Failure to Make Progress
To remain eligible for State student financial assistance, a student must remain in good academic standing. Good academic standing consists of two elements, defined in section 145-2.2 of theRegulations of the Commissioner of Education: (1) make satisfactory academic progress toward a degree and (2) pursue the program of study.
To make satisfactory academic progress toward a degree, a student must earn a minimum number of credits with a minimum grade point average each term an award is received. If the student fails to make progress toward a degree—either by failing to accrue sufficient credits or by failing to achieve a sufficient cumulative grade point average--the student loses eligibility for a subsequent award. The student can regain eligibility in one of four ways:
- make up the deficiency without benefit of State financial assistance;
- be eligible for and granted a one-time waiver;
- stay out of school for one calendar year; or
- transfer to and be accepted at another institution.
Failure to Pursue
Education Law requires a student to remain in good academic standing to continue to be eligible for State student financial assistance. Good academic standing consists of two elements: making satisfactory academic progress toward a degree and pursuing the program of study. Students must satisfy both elements to remain in good academic standing. Failure to satisfy either element results in a loss of good standing and loss of a subsequent award until eligibility is regained.
The “pursuit of program” requirement is based on the number of award payments a student has received and measures student effort. In each term an award is received, the student must receive a passing or failing grade in a minimum percentage of the full-time or part-time course load, as applicable, to remain eligible for a subsequent award. A student who fails to complete (get a grade in) the appropriate percentage of the minimum course load loses eligibility for a subsequent award.
The pursuit requirement is defined in section 145-2.2 (b)(3) of the Regulations of the Commissioner of Education, as follows:
... a student shall be deemed to be pursuing the approved program of study in which he is enrolled if:
(i) during each term of study in the first year for which an award is being received, he receives a passing or failing grade in at least one half of the minimum amount of study required to constitute full-time study or part-time study, whichever is applicable, pursuant to section 145-2.1 of this Subpart; [section defines full-time and part-time study]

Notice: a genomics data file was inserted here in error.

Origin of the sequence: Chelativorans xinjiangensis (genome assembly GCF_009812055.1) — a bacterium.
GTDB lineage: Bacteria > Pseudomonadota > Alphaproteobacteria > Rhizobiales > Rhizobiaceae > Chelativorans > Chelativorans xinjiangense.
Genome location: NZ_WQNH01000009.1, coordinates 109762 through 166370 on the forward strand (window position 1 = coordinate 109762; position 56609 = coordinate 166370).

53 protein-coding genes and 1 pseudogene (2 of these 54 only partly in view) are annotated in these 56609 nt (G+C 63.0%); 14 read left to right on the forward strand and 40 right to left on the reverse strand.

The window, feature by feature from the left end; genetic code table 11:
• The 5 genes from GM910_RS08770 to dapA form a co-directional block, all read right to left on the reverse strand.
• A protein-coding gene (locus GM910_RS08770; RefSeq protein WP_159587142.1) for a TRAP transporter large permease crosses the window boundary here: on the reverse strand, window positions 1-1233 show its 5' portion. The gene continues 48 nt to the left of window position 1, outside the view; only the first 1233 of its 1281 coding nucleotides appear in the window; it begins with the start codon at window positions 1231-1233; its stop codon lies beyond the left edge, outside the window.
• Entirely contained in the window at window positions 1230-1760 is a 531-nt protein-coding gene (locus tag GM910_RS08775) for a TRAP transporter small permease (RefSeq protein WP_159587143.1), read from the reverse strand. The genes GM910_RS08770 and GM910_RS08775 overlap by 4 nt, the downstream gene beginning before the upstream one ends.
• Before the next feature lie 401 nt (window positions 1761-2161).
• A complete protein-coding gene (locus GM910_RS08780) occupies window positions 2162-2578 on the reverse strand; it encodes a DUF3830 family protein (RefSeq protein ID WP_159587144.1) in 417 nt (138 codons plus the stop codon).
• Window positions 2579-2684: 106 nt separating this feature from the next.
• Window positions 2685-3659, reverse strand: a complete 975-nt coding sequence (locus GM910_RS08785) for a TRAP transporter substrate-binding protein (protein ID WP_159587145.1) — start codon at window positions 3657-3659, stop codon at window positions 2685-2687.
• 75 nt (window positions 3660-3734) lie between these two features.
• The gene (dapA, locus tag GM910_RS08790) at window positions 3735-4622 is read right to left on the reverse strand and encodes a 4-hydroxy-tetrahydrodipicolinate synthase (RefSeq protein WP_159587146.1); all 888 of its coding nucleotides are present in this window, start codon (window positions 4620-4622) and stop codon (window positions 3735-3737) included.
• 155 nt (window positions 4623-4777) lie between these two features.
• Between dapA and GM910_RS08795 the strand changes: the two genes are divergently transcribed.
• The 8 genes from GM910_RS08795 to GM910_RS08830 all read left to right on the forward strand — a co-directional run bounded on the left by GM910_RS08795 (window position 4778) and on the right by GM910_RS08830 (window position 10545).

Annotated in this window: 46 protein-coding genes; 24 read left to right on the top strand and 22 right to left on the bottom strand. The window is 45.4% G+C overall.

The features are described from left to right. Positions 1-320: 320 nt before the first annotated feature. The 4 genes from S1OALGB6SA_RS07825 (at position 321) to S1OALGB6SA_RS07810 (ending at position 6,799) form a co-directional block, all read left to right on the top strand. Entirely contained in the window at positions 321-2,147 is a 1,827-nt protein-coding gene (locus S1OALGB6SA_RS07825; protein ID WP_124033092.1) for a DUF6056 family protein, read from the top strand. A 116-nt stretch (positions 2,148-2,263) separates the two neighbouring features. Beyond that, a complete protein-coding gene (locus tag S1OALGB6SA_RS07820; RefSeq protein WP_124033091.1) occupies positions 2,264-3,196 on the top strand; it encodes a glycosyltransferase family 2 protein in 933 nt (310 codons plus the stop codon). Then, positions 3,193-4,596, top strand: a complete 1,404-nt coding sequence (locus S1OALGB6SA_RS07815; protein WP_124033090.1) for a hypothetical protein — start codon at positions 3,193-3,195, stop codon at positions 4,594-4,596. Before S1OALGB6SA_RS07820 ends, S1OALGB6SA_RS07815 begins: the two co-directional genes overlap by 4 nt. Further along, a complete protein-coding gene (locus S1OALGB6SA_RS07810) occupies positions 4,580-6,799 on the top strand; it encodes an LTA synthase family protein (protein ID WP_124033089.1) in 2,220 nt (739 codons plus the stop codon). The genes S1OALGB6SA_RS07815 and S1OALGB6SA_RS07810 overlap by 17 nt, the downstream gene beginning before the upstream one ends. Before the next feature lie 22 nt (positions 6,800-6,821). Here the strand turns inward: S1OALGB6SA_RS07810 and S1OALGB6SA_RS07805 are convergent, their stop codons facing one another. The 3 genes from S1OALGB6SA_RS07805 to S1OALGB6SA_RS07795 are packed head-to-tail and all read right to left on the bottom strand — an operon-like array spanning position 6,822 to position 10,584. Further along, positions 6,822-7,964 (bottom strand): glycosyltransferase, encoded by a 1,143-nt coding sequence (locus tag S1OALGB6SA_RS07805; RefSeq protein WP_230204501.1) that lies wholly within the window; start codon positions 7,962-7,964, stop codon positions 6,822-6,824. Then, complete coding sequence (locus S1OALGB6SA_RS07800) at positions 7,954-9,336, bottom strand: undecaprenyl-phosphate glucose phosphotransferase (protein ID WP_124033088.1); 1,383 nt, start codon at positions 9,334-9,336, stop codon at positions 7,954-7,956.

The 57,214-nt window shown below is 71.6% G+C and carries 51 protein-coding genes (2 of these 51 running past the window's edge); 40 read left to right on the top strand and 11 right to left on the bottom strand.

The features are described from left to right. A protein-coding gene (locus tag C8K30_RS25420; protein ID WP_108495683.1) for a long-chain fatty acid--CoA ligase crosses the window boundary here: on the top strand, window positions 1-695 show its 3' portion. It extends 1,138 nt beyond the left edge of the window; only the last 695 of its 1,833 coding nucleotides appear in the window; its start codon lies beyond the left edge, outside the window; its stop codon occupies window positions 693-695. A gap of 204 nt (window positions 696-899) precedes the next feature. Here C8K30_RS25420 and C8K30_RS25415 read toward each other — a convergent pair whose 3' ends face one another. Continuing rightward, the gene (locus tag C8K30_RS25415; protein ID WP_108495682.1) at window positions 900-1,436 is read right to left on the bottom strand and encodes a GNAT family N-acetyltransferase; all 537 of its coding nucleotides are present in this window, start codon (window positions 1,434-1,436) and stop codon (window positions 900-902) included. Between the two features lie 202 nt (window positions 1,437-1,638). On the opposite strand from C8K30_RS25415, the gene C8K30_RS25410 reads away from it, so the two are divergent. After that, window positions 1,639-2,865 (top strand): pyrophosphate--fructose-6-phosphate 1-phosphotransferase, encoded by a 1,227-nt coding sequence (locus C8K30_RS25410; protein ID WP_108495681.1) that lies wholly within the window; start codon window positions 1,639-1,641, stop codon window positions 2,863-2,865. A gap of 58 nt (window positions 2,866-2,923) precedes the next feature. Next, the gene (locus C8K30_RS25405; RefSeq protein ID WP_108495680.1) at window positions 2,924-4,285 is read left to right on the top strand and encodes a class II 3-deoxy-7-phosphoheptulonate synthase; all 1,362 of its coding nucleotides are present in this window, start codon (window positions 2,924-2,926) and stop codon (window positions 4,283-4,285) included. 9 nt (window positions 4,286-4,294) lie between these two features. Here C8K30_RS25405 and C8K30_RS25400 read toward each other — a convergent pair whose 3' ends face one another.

(ii) during each term of study in the second year for which an award is being received, he receives a passing or failing grade in at least three fourths of the minimum amount of study required to constitute full-time study or part-time study, whichever is applicable, pursuant to section 145-2.1 of this Subpart;
(iii) during each term of study in the third year for which an award is being received, he receives a passing or failing grade in no less than the minimum amount of study required to constitute full-time study or part-time study, whichever is applicable, pursuant to section 145-2.1 of this Subpart.
For example, a student who is receiving the first semester TAP award payment must get a grade—passing or failing—in a least six credits or 50 percent of the minimum full-time course load of 12 credits during that first semester to satisfy the pursuit of program requirement and be eligible for a second payment. If a student is enrolled for 15 credits in a semester, to satisfy the 50 percent pursuit requirement, the student needs to complete/get a grade in at least 6 credits (50 percent of the minimum full-time course load). The same percentage applies for the second semester TAP award. To be eligible for a third and fourth TAP award payment (second year of study), a student must get a grade in at least nine credits or 75 percent of the minimum full-time course load. In the fifth semester and thereafter, a TAP recipient must get a grade in at least 12 credits or 100 percent of the minimum full-time course load.
In the case of part-time awards, as for full-time awards, the student must get a grade in a percentage of the minimum part-time course load in each term an award is received to remain eligible. The application, however, may differ for the different types of part-time awards (Aid for Part-Time Study (APTS), Part-Time TAP, and Accelerated TAP (Half-Time). For example,
- For APTS, the minimum course load is three credits. If the student begins college study as an APTS recipient who has never received TAP, the student is at the 50 percent pursuit level and must get a grade in at least 50 percent of the minimum course load of 3 credits, or 1-1/2 credits, in each term in the first year of study. (If all courses are three credits, the student must complete at least one course to remain eligible.) The percentage increases to 75 percent of the minimum 3-credit course load for each term in the second year an award is received, and to 100 percent in each term in the third year and thereafter that an award is received.